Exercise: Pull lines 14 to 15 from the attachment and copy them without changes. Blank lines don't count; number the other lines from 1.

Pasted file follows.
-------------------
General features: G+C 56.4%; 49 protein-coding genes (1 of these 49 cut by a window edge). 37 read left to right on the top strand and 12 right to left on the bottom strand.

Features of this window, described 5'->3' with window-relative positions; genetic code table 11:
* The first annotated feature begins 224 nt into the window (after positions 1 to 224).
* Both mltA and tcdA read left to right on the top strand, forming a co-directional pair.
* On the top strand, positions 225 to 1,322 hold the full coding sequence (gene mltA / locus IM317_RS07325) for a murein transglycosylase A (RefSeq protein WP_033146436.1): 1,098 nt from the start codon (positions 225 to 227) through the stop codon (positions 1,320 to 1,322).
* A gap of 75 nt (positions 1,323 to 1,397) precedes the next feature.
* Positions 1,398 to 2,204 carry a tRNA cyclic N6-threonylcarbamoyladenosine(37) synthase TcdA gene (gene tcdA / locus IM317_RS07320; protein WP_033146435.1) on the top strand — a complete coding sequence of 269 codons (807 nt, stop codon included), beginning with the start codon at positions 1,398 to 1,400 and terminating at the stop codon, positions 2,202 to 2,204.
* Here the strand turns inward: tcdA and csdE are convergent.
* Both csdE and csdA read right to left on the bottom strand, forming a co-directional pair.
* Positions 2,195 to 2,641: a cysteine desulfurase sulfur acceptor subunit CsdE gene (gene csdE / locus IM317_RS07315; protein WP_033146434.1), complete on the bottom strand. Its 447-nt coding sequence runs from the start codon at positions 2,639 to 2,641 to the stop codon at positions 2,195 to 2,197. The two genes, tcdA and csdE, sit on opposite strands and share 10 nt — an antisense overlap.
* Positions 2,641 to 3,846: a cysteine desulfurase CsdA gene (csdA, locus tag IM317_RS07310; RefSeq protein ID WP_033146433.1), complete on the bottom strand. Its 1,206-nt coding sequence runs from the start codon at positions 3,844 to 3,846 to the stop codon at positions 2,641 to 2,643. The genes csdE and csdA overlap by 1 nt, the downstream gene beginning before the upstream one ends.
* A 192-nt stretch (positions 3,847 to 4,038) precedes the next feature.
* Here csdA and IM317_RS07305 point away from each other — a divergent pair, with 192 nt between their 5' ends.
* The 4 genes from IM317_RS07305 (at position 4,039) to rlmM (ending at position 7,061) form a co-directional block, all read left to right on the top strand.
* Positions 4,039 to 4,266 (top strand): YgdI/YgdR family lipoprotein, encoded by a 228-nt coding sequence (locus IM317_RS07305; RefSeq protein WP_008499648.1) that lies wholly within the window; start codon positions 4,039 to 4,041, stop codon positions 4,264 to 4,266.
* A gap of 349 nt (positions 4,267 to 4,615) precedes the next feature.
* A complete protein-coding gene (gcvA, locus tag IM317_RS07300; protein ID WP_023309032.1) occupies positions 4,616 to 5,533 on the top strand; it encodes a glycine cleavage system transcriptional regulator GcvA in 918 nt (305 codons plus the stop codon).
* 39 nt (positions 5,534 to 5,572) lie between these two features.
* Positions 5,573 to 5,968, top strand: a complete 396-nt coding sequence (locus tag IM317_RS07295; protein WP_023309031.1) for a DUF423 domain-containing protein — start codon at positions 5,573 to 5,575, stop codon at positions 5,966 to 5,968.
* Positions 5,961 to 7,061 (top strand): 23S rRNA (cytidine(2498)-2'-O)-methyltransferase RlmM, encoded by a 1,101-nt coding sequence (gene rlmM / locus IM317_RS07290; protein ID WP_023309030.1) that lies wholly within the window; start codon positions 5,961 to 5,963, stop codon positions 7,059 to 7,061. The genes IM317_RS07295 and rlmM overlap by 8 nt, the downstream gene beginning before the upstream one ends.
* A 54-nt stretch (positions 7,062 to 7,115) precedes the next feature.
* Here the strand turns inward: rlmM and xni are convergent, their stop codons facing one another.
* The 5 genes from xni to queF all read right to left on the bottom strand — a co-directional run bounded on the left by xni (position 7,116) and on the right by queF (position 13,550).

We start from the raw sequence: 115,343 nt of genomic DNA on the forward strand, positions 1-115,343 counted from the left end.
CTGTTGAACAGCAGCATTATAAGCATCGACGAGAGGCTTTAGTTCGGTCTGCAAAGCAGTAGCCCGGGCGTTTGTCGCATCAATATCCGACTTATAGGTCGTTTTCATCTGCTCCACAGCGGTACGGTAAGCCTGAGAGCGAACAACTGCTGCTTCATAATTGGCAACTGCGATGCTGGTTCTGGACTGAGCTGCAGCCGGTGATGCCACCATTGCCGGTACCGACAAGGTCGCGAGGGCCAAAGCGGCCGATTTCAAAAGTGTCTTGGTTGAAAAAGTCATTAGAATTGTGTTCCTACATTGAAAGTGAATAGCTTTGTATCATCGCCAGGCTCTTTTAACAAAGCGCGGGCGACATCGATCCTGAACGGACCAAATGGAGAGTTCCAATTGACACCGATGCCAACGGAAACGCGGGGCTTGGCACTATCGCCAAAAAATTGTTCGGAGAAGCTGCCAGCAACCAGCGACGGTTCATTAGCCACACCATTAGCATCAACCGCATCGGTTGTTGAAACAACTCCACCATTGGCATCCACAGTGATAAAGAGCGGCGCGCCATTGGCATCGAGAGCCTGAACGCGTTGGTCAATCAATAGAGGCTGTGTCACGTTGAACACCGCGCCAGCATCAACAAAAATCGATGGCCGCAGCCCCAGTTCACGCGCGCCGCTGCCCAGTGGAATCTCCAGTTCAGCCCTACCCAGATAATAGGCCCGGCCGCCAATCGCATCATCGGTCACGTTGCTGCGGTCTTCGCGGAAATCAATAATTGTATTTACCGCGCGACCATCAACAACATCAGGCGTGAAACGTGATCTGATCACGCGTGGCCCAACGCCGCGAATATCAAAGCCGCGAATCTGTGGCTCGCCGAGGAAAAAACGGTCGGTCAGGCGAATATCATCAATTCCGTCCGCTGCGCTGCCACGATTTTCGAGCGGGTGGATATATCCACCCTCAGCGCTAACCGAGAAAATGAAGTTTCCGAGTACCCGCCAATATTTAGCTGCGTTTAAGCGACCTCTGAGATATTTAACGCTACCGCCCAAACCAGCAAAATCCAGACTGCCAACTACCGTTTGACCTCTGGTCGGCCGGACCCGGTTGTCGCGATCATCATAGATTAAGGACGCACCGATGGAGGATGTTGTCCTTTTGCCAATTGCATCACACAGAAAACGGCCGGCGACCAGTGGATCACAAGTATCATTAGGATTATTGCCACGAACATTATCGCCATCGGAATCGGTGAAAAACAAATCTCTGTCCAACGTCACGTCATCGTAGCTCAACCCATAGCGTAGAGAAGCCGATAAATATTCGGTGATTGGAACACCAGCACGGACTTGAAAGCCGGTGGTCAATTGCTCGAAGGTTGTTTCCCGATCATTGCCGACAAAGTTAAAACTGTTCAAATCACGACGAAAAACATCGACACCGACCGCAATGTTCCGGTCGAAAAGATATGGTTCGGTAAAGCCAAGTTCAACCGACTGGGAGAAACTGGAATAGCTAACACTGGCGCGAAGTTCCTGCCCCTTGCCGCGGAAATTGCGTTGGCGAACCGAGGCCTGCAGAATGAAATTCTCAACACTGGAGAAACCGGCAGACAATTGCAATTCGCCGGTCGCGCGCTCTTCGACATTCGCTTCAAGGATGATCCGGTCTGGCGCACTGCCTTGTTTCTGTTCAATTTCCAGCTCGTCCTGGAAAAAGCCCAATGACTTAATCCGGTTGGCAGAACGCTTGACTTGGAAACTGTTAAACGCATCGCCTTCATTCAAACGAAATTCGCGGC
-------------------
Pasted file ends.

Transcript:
* The 4 genes from IM317_RS07305 (at position 4,039) to rlmM (ending at position 7,061) form a co-directional block, all read left to right on the top strand.
* Positions 4,039 to 4,266 (top strand): YgdI/YgdR family lipoprotein, encoded by a 228-nt coding sequence (locus IM317_RS07305; RefSeq protein WP_008499648.1) that lies wholly within the window; start codon positions 4,039 to 4,041, stop codon positions 4,264 to 4,266.